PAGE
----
There was food, art, and wonderful energy at the Girard Street Children's Garden on a recent sunny Sunday for their "Eat-In" (co-sponsored by Slow Food DC). It was a celebration of the garden and the kids and community groups who make it happen, under the inspired direction of Lola
Bloom and Rebecca Lemos. This is but one of 9 children's gardens they've created since launching their nonprofit Cityblossoms back in
2003, and I can report that bringing their love of art to the garden has made this one a pretty magical place. (Lola teaches art at a bilingual charter school and both studied art in college.) Other cool elements of the garden include
workshops about growing food, harvesting, and cooking, all coordinated with what the kids are learning in school. But fun is key, so there's lots of singing while gardening.
Now juxtapose this vision with the one painted by a local newspaper, whose reporter sees the garden only as a crime-fighting measure. She writes that it's intended to "restore calm to this often deadly stretch of Columbia Heights," which she calls "one of the most
notorious crime areas of the city," then sprinkles her story with juicy news of recent killings in the area. Makes me wonder if she ever ventures into the city at all. (My friends just a block away love it there.)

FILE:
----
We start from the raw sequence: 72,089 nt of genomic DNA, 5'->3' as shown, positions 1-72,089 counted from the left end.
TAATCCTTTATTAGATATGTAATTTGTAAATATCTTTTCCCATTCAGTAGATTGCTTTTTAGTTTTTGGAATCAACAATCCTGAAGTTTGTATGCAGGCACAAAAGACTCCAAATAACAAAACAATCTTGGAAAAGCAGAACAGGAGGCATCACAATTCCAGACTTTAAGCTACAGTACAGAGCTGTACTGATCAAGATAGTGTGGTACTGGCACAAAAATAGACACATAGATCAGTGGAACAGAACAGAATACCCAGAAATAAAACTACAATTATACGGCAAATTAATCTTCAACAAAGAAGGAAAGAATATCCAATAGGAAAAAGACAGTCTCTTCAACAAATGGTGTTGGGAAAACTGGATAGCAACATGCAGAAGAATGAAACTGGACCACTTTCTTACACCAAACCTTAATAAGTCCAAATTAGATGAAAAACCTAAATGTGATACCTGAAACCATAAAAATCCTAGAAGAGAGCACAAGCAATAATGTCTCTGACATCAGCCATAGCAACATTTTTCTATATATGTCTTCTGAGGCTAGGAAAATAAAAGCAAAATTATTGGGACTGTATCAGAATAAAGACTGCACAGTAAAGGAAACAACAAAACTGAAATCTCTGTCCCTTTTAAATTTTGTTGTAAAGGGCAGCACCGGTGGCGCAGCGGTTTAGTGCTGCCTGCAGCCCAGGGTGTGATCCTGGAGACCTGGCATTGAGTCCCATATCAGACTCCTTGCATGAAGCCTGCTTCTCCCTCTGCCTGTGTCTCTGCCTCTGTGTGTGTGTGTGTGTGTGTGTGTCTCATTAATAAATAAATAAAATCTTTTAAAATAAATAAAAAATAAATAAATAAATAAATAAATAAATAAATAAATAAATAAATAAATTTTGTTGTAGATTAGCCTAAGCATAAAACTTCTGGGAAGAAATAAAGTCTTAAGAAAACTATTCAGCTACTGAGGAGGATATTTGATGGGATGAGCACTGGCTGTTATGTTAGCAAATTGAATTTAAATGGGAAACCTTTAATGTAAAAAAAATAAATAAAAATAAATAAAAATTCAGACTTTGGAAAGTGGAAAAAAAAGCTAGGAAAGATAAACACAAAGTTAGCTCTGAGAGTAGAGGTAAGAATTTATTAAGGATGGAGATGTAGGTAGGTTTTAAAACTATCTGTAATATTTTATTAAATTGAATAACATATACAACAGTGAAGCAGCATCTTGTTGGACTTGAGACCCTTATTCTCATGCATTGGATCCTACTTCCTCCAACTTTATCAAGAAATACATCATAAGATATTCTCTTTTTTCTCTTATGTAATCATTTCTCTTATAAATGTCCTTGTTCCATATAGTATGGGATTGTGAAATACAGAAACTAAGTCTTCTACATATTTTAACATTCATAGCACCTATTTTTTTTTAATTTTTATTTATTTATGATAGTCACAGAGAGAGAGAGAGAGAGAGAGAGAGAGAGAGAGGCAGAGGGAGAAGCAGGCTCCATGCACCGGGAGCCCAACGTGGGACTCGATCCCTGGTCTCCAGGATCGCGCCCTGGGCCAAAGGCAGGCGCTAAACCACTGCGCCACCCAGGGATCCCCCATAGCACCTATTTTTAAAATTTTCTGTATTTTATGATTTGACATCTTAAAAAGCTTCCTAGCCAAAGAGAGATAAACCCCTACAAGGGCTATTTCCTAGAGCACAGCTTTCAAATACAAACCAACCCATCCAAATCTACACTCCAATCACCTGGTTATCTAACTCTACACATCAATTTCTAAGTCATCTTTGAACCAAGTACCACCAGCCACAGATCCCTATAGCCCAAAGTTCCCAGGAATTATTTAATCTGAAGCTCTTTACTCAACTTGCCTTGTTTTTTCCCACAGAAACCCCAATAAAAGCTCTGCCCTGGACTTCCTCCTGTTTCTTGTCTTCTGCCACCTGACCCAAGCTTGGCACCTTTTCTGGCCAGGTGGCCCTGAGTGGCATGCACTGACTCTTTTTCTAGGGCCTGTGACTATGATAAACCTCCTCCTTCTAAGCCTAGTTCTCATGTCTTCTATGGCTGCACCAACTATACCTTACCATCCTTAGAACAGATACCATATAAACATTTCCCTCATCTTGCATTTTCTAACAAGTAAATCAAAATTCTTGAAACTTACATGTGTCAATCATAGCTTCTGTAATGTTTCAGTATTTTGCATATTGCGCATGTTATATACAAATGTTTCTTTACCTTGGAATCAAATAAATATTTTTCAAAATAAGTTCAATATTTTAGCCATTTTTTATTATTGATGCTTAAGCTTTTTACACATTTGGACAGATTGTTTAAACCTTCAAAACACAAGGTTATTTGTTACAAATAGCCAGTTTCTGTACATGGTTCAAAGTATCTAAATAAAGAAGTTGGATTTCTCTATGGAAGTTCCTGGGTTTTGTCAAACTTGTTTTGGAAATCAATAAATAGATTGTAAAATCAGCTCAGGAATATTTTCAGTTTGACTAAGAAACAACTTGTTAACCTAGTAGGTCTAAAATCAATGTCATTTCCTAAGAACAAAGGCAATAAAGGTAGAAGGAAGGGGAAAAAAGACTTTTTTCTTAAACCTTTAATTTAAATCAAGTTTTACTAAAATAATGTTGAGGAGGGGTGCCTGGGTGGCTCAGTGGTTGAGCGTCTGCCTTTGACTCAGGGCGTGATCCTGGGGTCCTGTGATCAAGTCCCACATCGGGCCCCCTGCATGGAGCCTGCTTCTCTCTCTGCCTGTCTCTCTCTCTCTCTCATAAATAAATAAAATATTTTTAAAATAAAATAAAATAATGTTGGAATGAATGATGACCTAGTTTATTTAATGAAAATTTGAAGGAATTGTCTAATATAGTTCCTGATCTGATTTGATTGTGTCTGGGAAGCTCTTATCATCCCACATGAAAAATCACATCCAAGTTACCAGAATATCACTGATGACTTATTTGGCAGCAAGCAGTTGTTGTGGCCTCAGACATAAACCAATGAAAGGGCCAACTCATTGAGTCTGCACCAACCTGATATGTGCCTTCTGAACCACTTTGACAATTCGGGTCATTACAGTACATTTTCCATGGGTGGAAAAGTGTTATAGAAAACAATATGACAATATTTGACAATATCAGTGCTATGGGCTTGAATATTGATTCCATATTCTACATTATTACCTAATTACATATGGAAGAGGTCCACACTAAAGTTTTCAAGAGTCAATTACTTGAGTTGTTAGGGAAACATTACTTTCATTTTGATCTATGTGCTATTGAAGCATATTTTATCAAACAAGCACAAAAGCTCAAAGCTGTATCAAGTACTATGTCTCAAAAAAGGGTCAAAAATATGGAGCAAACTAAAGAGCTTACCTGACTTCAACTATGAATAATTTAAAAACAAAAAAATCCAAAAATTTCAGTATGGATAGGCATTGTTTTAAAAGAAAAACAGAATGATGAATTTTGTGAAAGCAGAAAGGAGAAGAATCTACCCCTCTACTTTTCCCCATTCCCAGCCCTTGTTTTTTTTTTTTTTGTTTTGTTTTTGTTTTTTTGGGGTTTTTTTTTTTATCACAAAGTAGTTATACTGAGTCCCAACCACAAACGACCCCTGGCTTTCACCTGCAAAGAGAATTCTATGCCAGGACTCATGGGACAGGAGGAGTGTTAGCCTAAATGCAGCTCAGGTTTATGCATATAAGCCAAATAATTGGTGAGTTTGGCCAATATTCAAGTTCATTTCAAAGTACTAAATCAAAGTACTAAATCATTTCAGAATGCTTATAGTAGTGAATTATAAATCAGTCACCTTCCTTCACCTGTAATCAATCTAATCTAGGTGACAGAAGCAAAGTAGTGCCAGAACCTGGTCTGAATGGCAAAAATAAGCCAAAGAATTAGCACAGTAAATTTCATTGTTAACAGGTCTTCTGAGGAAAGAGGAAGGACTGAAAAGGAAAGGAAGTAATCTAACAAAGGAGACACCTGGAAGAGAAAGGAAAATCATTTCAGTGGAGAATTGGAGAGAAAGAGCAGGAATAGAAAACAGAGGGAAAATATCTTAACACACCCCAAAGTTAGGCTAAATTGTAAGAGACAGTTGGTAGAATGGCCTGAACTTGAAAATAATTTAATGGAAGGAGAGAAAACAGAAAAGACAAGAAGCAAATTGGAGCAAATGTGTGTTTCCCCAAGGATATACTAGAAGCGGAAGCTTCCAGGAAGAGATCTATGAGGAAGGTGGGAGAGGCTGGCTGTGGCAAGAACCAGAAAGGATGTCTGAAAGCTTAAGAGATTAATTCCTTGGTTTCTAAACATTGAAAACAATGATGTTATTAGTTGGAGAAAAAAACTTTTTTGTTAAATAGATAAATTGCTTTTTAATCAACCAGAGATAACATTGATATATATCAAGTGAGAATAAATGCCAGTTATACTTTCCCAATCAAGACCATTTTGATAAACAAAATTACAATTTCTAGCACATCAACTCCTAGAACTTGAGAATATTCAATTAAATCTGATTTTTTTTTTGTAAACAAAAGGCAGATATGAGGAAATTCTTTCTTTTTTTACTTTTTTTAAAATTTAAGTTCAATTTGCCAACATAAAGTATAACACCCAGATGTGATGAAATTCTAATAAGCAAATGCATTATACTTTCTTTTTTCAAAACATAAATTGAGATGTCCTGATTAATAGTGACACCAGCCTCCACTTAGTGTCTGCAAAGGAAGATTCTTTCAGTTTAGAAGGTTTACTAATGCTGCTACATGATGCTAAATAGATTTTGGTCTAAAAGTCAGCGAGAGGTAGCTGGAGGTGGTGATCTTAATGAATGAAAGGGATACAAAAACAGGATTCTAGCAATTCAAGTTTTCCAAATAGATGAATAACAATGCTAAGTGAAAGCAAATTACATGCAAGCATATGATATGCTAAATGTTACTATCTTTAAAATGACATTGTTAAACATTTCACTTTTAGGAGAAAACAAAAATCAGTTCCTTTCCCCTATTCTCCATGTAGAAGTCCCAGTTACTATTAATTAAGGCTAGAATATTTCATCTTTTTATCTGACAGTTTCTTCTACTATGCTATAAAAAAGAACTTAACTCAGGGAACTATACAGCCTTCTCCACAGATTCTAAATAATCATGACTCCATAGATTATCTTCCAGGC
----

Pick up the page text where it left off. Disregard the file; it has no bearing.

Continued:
But let's get back to the garden, shall we, because the story of the how it came into being is pretty cool. Lola and Rebecca
lobbied the developer-owner of what was for decades an unused patch of asphalt to donate the space for a garden
and – proving that even inner-city landlords have a heart and who could resist these inspiring young women? – he said yes. AND paid to remove the asphalt and create raised the planters. Then all sorts of neighborhood groups stepped up to do the planting, maintaining, and harvesting, proving once again that gardens grow not just plants but community.
I asked Lola and Rebecca if they had anything to say to GardenRant readers and yes, they sure do.
Lola writes, "I think that it is important that we are integrating
gardening into children's lives in a way that is youth-empowering and not just
focused on one aspect of gardening. We invite children into these spaces to
learn about the obvious themes of food production, become enviro-conscious, and
understand scientific concepts but also care for their communities and express
their playful personalities and curiosities through creating safe greenspaces
that everyone can enjoy and explore. My favorite part of our
gardens is that children independently and enthusiastically participate and come
up with games as if they were playgrounds. Although we always wish we had more
adult volunteers and that we could afford more staff, the fact that the spaces
are largely kid-made and maintained is super-important in sustaining them and
keeping them relevant to their particular communities."
And Rebecca adds, "We work predominantly with kids because we love to work with them but also
because we feel strongly that teaching kids to feel empowered enough to
physically change their environment will help them grow up into active citizens
willing and able to improve their surroundings."
Top photo includes Dionte Lewis, an almost constant presence in the garden and my guide that day. Lower photo: Rebecca Lemos on the left, Lola Bloom on the right. Click to enlarge.